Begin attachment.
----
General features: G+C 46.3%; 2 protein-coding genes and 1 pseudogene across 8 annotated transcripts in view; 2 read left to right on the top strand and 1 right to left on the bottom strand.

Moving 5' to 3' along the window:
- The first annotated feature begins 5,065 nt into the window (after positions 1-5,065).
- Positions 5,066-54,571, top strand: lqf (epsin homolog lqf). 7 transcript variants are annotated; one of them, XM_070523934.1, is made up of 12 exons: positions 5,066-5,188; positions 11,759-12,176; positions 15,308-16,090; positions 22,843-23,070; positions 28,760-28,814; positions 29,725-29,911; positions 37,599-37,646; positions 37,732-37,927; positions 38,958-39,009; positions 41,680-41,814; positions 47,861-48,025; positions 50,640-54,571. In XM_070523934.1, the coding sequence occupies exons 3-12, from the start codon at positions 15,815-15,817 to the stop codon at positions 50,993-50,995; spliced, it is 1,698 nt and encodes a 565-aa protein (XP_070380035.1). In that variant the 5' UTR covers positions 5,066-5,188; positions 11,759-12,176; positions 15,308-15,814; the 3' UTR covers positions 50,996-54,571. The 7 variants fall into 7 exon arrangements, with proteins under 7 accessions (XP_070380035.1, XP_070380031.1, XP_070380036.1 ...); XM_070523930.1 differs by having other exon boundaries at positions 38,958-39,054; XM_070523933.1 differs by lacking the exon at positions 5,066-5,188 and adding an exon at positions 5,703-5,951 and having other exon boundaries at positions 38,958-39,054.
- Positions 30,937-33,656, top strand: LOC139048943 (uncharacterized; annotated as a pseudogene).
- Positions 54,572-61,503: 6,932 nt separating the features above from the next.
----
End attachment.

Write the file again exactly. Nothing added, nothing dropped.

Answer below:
General features: G+C 46.3%; 2 protein-coding genes and 1 pseudogene across 8 annotated transcripts in view; 2 read left to right on the top strand and 1 right to left on the bottom strand.

Moving 5' to 3' along the window:
- The first annotated feature begins 5,065 nt into the window (after positions 1-5,065).
- Positions 5,066-54,571, top strand: lqf (epsin homolog lqf). 7 transcript variants are annotated; one of them, XM_070523934.1, is made up of 12 exons: positions 5,066-5,188; positions 11,759-12,176; positions 15,308-16,090; positions 22,843-23,070; positions 28,760-28,814; positions 29,725-29,911; positions 37,599-37,646; positions 37,732-37,927; positions 38,958-39,009; positions 41,680-41,814; positions 47,861-48,025; positions 50,640-54,571. In XM_070523934.1, the coding sequence occupies exons 3-12, from the start codon at positions 15,815-15,817 to the stop codon at positions 50,993-50,995; spliced, it is 1,698 nt and encodes a 565-aa protein (XP_070380035.1). In that variant the 5' UTR covers positions 5,066-5,188; positions 11,759-12,176; positions 15,308-15,814; the 3' UTR covers positions 50,996-54,571. The 7 variants fall into 7 exon arrangements, with proteins under 7 accessions (XP_070380035.1, XP_070380031.1, XP_070380036.1 ...); XM_070523930.1 differs by having other exon boundaries at positions 38,958-39,054; XM_070523933.1 differs by lacking the exon at positions 5,066-5,188 and adding an exon at positions 5,703-5,951 and having other exon boundaries at positions 38,958-39,054.
- Positions 30,937-33,656, top strand: LOC139048943 (uncharacterized; annotated as a pseudogene).
- Positions 54,572-61,503: 6,932 nt separating the features above from the next.